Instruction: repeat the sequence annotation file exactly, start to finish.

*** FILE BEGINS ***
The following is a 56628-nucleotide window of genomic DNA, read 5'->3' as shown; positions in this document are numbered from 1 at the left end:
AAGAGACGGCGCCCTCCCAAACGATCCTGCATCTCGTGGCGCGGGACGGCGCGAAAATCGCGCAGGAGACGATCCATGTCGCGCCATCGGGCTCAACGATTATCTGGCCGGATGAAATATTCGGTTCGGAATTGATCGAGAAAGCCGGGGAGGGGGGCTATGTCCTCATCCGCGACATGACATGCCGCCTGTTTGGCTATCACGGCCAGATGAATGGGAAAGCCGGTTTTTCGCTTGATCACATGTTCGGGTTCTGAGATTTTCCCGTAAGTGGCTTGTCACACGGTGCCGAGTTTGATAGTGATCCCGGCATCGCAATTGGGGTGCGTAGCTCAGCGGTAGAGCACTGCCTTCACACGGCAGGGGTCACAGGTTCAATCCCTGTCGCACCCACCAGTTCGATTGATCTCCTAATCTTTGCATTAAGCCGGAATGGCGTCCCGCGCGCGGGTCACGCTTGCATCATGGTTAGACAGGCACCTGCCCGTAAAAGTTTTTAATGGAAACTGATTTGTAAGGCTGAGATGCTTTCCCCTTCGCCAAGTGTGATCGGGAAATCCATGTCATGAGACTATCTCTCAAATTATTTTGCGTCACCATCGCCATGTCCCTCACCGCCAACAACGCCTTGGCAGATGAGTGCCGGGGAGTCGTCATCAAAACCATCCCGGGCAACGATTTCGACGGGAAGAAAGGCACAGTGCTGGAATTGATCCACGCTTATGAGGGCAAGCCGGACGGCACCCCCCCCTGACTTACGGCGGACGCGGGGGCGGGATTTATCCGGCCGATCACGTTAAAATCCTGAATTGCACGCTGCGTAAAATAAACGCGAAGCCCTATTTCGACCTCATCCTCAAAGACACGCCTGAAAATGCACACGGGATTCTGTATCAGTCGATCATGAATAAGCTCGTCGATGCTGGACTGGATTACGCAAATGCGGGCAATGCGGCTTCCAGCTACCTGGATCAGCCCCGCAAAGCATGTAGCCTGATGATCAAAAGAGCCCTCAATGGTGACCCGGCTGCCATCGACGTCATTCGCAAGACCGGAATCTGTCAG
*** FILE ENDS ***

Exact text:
The following is a 56628-nucleotide window of genomic DNA, read 5'->3' as shown; positions in this document are numbered from 1 at the left end:
AAGAGACGGCGCCCTCCCAAACGATCCTGCATCTCGTGGCGCGGGACGGCGCGAAAATCGCGCAGGAGACGATCCATGTCGCGCCATCGGGCTCAACGATTATCTGGCCGGATGAAATATTCGGTTCGGAATTGATCGAGAAAGCCGGGGAGGGGGGCTATGTCCTCATCCGCGACATGACATGCCGCCTGTTTGGCTATCACGGCCAGATGAATGGGAAAGCCGGTTTTTCGCTTGATCACATGTTCGGGTTCTGAGATTTTCCCGTAAGTGGCTTGTCACACGGTGCCGAGTTTGATAGTGATCCCGGCATCGCAATTGGGGTGCGTAGCTCAGCGGTAGAGCACTGCCTTCACACGGCAGGGGTCACAGGTTCAATCCCTGTCGCACCCACCAGTTCGATTGATCTCCTAATCTTTGCATTAAGCCGGAATGGCGTCCCGCGCGCGGGTCACGCTTGCATCATGGTTAGACAGGCACCTGCCCGTAAAAGTTTTTAATGGAAACTGATTTGTAAGGCTGAGATGCTTTCCCCTTCGCCAAGTGTGATCGGGAAATCCATGTCATGAGACTATCTCTCAAATTATTTTGCGTCACCATCGCCATGTCCCTCACCGCCAACAACGCCTTGGCAGATGAGTGCCGGGGAGTCGTCATCAAAACCATCCCGGGCAACGATTTCGACGGGAAGAAAGGCACAGTGCTGGAATTGATCCACGCTTATGAGGGCAAGCCGGACGGCACCCCCCCCTGACTTACGGCGGACGCGGGGGCGGGATTTATCCGGCCGATCACGTTAAAATCCTGAATTGCACGCTGCGTAAAATAAACGCGAAGCCCTATTTCGACCTCATCCTCAAAGACACGCCTGAAAATGCACACGGGATTCTGTATCAGTCGATCATGAATAAGCTCGTCGATGCTGGACTGGATTACGCAAATGCGGGCAATGCGGCTTCCAGCTACCTGGATCAGCCCCGCAAAGCATGTAGCCTGATGATCAAAAGAGCCCTCAATGGTGACCCGGCTGCCATCGACGTCATTCGCAAGACCGGAATCTGTCAG